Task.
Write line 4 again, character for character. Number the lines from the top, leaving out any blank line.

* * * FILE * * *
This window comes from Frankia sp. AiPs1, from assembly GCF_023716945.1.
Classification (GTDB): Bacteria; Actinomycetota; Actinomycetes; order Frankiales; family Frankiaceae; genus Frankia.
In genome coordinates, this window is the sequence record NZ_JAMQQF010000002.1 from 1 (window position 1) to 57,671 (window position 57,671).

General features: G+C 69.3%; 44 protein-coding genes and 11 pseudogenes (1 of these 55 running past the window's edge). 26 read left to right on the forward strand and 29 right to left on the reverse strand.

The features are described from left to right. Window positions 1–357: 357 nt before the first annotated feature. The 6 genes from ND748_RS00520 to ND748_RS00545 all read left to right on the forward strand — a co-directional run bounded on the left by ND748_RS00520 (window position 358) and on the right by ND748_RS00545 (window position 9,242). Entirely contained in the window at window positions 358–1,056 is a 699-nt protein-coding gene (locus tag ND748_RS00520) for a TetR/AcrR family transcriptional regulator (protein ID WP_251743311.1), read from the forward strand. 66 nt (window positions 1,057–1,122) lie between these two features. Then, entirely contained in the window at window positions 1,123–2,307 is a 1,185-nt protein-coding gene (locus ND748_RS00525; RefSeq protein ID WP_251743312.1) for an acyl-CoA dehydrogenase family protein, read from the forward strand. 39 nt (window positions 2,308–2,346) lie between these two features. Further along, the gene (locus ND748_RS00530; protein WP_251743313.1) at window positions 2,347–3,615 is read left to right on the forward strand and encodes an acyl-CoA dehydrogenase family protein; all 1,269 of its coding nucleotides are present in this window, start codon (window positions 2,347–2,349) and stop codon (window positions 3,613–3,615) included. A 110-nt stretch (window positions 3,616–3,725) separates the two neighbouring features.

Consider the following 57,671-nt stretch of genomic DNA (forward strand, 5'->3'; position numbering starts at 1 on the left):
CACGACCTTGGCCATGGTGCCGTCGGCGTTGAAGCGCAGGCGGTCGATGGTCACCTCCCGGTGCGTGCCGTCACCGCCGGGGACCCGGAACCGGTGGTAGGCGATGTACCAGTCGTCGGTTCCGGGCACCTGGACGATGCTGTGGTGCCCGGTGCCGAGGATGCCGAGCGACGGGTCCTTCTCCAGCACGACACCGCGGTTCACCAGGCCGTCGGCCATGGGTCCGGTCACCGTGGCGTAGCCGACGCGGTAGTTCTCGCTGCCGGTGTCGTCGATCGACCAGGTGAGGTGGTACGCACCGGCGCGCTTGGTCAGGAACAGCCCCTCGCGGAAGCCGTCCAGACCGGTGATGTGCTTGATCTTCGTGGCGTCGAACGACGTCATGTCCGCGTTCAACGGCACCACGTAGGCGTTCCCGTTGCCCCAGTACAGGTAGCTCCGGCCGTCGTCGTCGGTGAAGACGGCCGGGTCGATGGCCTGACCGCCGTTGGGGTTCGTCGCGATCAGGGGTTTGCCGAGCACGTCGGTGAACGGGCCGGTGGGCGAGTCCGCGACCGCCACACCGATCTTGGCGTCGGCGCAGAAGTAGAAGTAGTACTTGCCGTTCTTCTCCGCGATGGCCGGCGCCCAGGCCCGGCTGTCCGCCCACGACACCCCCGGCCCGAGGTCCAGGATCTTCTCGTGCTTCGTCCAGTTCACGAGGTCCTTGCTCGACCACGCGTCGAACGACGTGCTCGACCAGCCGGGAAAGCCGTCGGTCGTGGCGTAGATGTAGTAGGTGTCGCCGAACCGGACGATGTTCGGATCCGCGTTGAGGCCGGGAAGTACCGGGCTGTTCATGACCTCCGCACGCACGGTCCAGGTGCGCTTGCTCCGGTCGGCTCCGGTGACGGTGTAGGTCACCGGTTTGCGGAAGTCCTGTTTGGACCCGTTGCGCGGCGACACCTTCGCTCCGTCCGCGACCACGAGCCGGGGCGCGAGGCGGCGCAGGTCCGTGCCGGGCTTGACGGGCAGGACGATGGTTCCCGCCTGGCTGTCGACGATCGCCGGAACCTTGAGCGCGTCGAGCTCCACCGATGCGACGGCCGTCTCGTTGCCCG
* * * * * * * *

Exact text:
General features: G+C 69.3%; 44 protein-coding genes and 11 pseudogenes (1 of these 55 running past the window's edge). 26 read left to right on the forward strand and 29 right to left on the reverse strand.